Evidence Synthesis in the Social Sciences

This guide will give you an overview of evidence synthesis methodology and discuss relevant resources and tools.

Literature searching for evidence synthesis

Literature searching for evidence synthesis is different than doing a general literature search, since it needs to be systematic, and the researcher needs to be very transparent with the search process in order for the research to be reproducible.  Bramer, et. al., 2018* provide suggested steps for a systematic literature search:

  1. Determine a clear and focused question
  2. Describe the articles that can answer the question
  3. Decide which key concepts address the different elements of the question
  4. Decide which elements should be used for the best results
  5. Choose an appropriate database and interface to start with
  6. Document the search process in a text document
  7. Identify appropriate index terms in the thesaurus of the first database
  8. Identify synonyms in the thesaurus
  9. Add variations in search terms
  10. Use database-appropriate syntax, with parentheses, Boolean operators, and field codes
  11. Optimize the search
  12. Evaluate the initial results
  13. Check for errors
  14. Translate to other databases
  15. Test and reiterate

In addition to these suggestions from Bramer, et. al. the Libraries often recommends that researchers have 'gold standard' articles (articles that are definitely relevant to your search) so you can check that your searches in each database are including all of these articles in your search results (otherwise your search is too narrow).  Researchers might also want to consider US/UK spellings, plurals/singulars for search terms, abbreviations, etc.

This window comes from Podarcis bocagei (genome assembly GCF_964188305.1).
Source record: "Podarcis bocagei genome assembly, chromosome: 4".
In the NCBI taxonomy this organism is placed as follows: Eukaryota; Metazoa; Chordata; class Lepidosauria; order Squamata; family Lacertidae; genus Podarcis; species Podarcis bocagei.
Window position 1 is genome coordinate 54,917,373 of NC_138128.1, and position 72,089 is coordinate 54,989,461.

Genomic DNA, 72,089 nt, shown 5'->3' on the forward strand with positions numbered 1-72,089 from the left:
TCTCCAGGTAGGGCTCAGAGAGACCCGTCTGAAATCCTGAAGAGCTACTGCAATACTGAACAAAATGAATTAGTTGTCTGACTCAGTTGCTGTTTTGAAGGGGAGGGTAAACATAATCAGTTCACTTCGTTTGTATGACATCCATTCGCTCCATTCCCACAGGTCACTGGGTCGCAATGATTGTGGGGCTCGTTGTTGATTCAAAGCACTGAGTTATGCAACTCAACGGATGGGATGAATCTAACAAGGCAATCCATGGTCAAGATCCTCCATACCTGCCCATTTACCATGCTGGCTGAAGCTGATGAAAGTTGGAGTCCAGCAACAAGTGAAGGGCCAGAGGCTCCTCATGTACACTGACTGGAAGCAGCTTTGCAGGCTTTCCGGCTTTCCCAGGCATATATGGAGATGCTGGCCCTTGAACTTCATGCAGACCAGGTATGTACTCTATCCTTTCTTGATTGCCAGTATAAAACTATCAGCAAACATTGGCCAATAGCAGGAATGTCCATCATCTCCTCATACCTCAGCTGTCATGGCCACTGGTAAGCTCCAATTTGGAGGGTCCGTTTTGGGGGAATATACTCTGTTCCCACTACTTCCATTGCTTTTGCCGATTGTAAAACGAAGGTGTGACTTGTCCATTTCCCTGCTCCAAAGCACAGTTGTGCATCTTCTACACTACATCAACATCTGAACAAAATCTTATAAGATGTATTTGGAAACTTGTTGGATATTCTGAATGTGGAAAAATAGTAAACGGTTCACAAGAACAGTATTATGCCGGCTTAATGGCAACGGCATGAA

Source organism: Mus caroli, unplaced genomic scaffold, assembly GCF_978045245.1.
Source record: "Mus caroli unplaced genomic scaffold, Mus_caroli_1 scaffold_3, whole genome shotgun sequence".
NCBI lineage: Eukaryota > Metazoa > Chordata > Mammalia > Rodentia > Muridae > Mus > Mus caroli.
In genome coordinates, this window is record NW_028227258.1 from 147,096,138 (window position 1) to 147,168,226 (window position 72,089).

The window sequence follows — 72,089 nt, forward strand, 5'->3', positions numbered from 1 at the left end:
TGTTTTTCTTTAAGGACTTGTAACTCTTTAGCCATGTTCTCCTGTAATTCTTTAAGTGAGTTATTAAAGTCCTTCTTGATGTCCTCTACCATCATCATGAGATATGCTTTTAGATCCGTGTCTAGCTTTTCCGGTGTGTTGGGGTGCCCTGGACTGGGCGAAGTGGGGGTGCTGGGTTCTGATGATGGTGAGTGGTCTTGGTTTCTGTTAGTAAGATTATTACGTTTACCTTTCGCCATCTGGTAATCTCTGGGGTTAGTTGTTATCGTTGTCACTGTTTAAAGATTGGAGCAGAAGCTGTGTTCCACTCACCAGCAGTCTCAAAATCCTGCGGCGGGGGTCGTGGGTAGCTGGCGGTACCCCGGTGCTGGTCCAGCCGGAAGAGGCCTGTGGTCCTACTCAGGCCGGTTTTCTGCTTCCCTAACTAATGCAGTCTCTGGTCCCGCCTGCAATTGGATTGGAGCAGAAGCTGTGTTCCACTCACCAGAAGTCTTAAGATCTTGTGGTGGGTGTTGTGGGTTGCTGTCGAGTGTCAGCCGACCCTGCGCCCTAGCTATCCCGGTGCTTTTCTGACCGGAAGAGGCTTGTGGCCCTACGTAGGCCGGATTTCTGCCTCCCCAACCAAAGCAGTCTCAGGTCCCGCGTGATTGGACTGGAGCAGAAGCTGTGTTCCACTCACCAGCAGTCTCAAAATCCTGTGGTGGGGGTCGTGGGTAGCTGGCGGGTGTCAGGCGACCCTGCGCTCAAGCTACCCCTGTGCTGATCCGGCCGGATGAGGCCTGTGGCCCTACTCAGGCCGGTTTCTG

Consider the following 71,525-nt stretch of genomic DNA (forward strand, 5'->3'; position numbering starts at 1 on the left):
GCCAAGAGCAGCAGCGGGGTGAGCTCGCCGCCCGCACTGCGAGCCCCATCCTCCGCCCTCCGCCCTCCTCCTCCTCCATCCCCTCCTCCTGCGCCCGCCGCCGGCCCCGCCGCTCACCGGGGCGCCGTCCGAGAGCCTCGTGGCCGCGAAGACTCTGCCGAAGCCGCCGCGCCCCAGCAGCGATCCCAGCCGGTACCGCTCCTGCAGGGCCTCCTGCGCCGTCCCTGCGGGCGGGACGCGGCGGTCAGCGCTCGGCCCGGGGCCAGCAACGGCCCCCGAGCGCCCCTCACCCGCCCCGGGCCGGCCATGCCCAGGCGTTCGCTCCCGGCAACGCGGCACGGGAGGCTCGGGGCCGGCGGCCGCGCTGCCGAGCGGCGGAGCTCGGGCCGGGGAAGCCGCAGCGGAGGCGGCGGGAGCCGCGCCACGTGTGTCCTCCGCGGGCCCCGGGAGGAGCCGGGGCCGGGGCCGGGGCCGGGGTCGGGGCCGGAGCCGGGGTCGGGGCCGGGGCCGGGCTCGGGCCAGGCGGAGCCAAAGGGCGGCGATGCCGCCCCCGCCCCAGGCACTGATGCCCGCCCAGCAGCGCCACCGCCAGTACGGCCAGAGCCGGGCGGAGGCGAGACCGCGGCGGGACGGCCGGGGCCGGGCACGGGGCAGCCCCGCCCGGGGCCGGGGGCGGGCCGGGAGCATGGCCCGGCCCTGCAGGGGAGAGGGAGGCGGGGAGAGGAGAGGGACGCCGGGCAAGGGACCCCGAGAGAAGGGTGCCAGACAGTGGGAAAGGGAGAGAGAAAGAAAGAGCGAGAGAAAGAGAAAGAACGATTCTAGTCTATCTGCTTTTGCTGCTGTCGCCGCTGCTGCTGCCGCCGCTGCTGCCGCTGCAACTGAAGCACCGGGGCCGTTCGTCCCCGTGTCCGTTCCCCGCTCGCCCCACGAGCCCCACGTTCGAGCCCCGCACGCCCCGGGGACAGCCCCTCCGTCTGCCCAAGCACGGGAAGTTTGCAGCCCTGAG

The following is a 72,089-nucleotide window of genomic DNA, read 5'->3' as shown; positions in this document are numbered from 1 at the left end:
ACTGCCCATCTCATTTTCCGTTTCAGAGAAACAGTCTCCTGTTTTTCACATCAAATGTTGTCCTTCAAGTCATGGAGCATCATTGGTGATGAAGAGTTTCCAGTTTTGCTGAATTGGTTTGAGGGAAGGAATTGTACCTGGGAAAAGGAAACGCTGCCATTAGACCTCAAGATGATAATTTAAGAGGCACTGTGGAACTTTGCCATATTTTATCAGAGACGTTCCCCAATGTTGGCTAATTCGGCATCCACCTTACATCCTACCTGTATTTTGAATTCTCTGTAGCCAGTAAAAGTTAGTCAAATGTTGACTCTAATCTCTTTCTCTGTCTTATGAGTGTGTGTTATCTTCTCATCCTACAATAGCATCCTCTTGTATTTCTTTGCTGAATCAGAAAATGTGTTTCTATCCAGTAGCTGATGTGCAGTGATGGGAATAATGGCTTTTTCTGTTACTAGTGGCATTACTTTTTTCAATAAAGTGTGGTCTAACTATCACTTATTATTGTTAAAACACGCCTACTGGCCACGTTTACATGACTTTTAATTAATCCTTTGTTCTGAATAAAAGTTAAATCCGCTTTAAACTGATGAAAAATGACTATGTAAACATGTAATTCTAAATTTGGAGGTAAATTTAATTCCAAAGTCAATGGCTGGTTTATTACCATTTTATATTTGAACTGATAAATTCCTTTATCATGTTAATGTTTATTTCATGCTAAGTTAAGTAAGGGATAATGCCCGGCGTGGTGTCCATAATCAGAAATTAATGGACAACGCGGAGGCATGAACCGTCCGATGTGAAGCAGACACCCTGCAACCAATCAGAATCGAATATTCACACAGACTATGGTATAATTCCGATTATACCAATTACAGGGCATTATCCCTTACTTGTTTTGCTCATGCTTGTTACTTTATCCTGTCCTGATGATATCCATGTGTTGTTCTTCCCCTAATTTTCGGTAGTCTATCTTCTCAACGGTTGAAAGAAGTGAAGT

*Bramer WM, de Jonge GB, Rethlefsen ML, Mast F, Kleijnen J. A systematic approach to searching: an efficient and complete method to develop literature searches. J Med Libr Assoc. 2018 Oct;106(4):531-541. doi: 10.5195/jmla.2018.283. Epub 2018 Oct 1. PMID: 30271302; PMCID: PMC6148622.

Keywords and Index Terms

It's important to remember that keywords and index terms are not the same things, and you'll want to consider both in your search strategy.  You'll also want to remember that index terms are particular to a specific database.

Keywords are often helpful in broadening your search and can be searched for in everything from article titles and abstracts to full text searching.

Index terms (or subject terms) are more likely to focus your search as they are particular terms applied to an article by an indexer.

Search strategy videos from Yale Medical Library

Resources on developing search strategies

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